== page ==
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LOUISVILLE, Ky. (WDRB) – Better public transit, from light rail to increased bus service, is the most popular idea Louisvillians have submitted as part of Mayor Greg Fischer's Vision Louisville project.
And Fischer himself told Kentucky lawmakers last week that improved public transportation would be the "most likely" use of a new local sales tax he is backing.
Yet the tolling plan for the Ohio River Bridges Project assumes that Louisville won't see any transit upgrades over the next four decades that will radically change how people cross the river – and threaten toll revenue needed to pay off the $2.6 billion highway plan.
Kentucky Transportation Secretary Mike Hancock said he doesn't believe there's a strong likelihood "that something would dramatically change as far as transit in the metropolitan area."
Ridership on Transit Authority of River City buses in 2012 was at its highest level since 2008, although the 15.2 million riders represented TARC's average for the past decade, according to agency statistics. The biggest spike in bus use occurred when Louisville gas prices rose above $4 per gallon in 2008.
But recent studies show that driving is declining in Kentucky and Indiana, and a report released last month by the American Association of State Highway and Transportation Officials – an industry group that includes both states' transportation departments – found that the number of car-free American households has begun to increase after decades of decline.
Speaking to state lawmakers in Frankfort last week, Fischer touted transit as a possible benefactor of a plan that would allow Louisville to create a temporary sales tax of up to 1 percent to pay for public projects. The Kentucky constitution would need to be amended for the increased tax to be put before voters.
"The proceeds from a local option sales tax in a city like Louisville most likely would go to public transportation, which would help people get to jobs easier than they do now," Fischer told the Kentucky General Assembly's joint budget committee.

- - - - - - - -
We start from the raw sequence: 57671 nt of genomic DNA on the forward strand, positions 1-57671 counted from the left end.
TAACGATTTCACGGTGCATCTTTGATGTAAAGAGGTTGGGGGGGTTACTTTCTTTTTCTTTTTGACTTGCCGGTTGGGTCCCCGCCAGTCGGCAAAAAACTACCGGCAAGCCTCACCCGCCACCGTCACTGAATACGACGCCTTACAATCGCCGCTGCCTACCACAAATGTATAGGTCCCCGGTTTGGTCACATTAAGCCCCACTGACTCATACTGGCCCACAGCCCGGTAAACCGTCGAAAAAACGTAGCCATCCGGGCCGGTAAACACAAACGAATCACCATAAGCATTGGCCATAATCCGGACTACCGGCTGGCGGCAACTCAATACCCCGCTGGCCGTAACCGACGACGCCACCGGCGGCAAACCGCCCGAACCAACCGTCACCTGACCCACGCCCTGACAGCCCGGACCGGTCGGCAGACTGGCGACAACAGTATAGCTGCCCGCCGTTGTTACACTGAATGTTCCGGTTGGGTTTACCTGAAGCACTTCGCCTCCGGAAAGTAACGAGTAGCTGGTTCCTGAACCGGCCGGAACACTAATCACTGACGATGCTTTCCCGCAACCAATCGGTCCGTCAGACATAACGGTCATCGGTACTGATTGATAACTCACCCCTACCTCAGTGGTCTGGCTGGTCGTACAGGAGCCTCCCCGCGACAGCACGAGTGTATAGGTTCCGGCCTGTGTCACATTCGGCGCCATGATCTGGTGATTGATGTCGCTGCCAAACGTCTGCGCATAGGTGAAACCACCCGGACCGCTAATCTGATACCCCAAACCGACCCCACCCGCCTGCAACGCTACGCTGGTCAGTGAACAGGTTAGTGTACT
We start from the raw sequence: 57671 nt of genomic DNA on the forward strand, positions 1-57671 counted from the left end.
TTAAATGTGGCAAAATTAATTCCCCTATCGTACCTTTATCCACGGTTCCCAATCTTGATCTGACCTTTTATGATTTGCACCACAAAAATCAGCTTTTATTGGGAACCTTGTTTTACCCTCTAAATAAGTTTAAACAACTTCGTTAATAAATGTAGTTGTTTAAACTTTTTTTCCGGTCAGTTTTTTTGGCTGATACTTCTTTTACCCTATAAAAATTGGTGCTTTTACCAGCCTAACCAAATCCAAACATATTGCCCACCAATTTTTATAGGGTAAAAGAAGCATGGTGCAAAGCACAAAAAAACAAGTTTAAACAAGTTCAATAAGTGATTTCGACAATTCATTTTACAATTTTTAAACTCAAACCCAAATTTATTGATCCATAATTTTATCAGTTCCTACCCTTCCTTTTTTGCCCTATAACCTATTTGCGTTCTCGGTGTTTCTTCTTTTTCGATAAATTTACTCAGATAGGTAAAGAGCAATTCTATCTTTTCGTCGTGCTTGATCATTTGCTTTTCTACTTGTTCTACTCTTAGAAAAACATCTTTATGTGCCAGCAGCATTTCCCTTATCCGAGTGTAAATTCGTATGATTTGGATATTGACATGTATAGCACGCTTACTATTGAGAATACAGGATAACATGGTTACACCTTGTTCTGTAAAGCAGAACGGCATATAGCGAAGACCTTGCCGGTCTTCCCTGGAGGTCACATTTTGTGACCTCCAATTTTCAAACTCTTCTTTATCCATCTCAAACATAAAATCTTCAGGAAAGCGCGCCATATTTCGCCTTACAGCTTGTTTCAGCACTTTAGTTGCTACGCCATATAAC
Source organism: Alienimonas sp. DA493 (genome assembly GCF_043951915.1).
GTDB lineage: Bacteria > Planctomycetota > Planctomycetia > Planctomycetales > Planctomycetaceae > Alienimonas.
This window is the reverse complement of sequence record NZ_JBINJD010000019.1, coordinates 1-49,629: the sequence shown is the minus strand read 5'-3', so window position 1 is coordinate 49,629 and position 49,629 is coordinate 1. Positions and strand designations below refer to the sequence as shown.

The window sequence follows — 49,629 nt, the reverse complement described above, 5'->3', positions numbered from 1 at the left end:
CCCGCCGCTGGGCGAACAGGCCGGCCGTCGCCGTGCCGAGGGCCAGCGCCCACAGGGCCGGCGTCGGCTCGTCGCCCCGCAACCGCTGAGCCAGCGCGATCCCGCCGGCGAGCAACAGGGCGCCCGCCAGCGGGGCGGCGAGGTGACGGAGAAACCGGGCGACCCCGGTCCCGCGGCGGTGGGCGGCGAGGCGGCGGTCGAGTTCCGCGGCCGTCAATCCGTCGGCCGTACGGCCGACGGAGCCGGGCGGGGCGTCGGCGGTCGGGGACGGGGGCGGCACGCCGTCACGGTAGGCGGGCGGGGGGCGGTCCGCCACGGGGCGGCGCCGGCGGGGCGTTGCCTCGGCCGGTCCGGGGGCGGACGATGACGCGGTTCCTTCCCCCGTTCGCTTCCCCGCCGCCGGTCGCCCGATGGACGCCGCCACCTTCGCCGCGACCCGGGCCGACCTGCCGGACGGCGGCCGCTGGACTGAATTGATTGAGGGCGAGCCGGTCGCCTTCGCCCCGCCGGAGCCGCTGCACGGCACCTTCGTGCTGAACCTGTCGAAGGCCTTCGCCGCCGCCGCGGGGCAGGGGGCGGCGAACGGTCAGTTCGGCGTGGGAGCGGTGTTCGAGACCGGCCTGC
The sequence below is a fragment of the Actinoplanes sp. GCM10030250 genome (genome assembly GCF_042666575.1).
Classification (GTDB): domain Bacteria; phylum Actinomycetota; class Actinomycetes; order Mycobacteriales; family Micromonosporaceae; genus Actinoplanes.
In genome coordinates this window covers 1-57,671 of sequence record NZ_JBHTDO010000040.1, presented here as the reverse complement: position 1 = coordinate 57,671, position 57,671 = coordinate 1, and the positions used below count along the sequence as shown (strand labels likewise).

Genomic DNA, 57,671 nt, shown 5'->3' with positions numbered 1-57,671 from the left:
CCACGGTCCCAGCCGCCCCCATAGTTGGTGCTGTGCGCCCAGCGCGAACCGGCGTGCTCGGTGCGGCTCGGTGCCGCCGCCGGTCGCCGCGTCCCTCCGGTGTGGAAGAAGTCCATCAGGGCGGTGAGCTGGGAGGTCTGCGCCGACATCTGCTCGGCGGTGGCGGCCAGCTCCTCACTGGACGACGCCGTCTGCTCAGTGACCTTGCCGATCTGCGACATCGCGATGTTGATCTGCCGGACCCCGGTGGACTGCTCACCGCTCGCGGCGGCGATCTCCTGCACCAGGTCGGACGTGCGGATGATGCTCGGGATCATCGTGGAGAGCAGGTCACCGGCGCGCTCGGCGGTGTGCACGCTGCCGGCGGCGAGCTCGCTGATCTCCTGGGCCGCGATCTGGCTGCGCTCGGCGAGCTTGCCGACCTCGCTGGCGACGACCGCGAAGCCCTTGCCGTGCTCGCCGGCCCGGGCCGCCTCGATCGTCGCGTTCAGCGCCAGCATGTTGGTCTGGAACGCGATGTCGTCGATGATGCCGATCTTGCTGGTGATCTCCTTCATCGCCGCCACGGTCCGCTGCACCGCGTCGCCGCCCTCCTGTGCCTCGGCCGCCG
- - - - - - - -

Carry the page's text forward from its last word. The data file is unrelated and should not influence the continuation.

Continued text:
During the Vision Louisville process, which is assembling a list of priorities for the city in the coming decades, increased public transit has emerged as the leading idea, said Fischer and project manager Jeff O'Brien.
"People are demanding that we move away from the option of just getting around Louisville in their cars," O'Brien said.
Does Vision Louisville's grassroots push for better public transportation contrast with Kentucky officials' belief that there won't be enough new public transit in Louisville to change how most people get around?
The state's assumption is "shortsighted," said Jackie Green, who unsuccessfully ran for Louisville Mayor in 2010 on a platform that included public transit.
"The demand is for better public transit," he said. "Any city that is going to be competitive in the coming decades has got to have great public transit."
The future of public transportation and the bridges project are intertwined because of how Kentucky and Indiana plan to cover the cost of two new Ohio River crossings and a rebuilt downtown Louisville interchange.
Toll revenue collected when drivers use the three toll bridges – the Interstate 65 Kennedy Bridge, a new span next to it and an upriver bridge between Utica, Ind., and Prospect, Ky. – will be used to pay off $750 million Kentucky plans to borrow this fall. Indiana, which already has secured its financing, will use toll revenues to cover a series of annual legislative appropriations for the project that start at $37 million in 2017.